The Standard Model seems to be a more "thrifty" theory than any other bottom-up effective phenomenological model, and because there's no significant contradiction between the Standard Model and the LHC data, one is expected to pick the 40-year-old theory of nearly everything as his preferred effective theory of choice. Empirically speaking, no other theory is doing better.
Well, the first two hep-ph papers on the arXiv today argue that this common wisdom may very well be wrong, in a very exciting way!
Natural SUSY in Plain Sight by Curtin, Maede, Tien [Stony Brook]The second title probably jokingly refers to the theme of hospitals for theories.
'Stop' that ambulance! New physics at the LHC? by Kim, Rolbiecki, Sakurai, Tattersall [Madrid/London/Heidelberg]
I still think that the seven authors of both papers must be aware of the second group because it would be rather unlikely for two groups to publish a paper with pretty much the same speculative claim on the same day, just minutes after one another. However, I would normally expect some comment of the type "While this paper was being completed, we learned about some damn competing bastards  who wanted to scoop us; we're better, faster, correcter, and prettier than them, but we're also generous to cite their future paper because such incomplete future citations aren't counted, anyway."
But I don't see any such comment in either of the two papers so it is in principle conceivable that the papers are independent!
Their detailed argumentation differs and in many technical points, the papers are complementary. However, the basic claims seem to be identical and I will group all these 3+4 authors into one gang.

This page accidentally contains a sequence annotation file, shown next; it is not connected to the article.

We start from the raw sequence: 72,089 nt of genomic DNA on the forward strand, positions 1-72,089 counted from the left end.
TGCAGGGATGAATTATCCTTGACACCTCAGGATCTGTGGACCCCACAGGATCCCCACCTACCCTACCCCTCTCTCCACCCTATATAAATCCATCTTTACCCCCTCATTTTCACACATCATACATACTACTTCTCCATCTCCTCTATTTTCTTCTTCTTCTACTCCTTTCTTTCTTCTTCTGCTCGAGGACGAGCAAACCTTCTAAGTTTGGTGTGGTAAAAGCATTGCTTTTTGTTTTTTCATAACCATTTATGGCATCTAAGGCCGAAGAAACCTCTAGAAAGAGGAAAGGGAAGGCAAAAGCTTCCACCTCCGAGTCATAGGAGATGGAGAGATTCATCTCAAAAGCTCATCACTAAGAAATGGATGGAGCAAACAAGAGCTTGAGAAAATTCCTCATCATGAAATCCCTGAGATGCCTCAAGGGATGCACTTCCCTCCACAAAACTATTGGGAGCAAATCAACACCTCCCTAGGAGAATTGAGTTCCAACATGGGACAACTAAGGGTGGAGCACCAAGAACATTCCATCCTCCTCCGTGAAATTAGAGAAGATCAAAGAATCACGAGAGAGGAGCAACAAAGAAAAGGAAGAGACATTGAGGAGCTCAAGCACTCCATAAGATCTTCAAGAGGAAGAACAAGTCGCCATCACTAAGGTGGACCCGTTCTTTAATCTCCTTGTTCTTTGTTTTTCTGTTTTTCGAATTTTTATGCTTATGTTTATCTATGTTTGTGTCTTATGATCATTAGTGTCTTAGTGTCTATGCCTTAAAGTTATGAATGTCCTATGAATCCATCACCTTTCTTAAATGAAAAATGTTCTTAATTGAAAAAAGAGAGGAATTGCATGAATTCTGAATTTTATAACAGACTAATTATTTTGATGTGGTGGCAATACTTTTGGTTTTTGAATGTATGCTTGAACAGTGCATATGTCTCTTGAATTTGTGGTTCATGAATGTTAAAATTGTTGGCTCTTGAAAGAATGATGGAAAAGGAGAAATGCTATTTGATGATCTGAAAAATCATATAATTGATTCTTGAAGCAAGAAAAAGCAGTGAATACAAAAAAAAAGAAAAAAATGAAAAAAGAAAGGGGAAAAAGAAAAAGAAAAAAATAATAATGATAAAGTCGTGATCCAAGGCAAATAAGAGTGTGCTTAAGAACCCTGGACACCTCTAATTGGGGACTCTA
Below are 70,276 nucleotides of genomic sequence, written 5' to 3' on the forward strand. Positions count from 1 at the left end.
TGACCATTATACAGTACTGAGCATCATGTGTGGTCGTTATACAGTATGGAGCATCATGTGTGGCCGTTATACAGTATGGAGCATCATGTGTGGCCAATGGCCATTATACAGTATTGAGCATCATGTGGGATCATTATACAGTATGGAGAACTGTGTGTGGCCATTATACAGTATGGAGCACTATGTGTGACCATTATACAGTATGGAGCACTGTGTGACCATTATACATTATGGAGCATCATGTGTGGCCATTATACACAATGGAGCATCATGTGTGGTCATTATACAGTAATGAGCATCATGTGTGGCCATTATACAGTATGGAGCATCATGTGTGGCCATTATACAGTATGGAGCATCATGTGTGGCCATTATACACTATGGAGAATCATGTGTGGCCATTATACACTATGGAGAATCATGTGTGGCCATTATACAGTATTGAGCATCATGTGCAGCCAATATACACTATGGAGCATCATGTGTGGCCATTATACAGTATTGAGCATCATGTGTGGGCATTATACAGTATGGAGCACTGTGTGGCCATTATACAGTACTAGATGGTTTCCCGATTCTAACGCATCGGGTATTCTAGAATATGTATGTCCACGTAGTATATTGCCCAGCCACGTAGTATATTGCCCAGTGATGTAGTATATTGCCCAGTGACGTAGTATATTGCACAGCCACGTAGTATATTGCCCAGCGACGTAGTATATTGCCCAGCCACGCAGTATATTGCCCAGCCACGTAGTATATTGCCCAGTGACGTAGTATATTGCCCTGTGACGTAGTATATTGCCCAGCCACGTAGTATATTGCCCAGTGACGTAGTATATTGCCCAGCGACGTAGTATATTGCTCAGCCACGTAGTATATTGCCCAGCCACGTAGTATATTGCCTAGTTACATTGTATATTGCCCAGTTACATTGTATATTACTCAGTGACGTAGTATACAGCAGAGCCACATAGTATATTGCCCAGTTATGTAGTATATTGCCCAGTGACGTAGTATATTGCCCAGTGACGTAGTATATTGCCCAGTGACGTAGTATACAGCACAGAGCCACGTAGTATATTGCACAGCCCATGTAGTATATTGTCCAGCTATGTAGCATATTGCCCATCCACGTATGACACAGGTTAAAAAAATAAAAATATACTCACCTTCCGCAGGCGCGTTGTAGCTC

To prove that they are not Seven Dwarfs, The Magnificent Seven starts with an empirical observation. Neither ATLAS nor CMS has detected a clear 3+ sigma deviation from the Standard Model. But if you combine their results, we do see one 3-sigma deviation in a rather important quantity. It is the \(W^+ W^-\) cross section, i.e. the probability that the proton-proton collisions result in the creation of a particle-antiparticle pair involving the \(W\)-boson.
The ATLAS detector measures this quantity to be about 20% or 2 sigma higher than the Standard Model, and so does the CMS. In combination, it's a tantalizing 3-sigma excess. This may be a fluke, an accident, but it is a rather important quantity and it may mean something.
What is it supposed to mean if this excess is real?
People are tempted to use the one-scale-fits-all method to describe what the LHC has proven and disproven. Because the LHC has placed lower bounds on the masses of many particles in many models that are comparable to \(1\TeV\), and of course that the detailed numbers depend on the model and the detailed particles that are being constrained, people like to sloppily think that "all new particles are probably heavier than \(1\TeV\)".
But as the loophole discussed by these two papers shows (and it is not the only loophole), such a conclusion is too sloppy. In fact, their model is compatible with all the LHC observations, actually produces better predictions than the Standard Model, and it has lots of new particles ligher than \(300\GeV\)!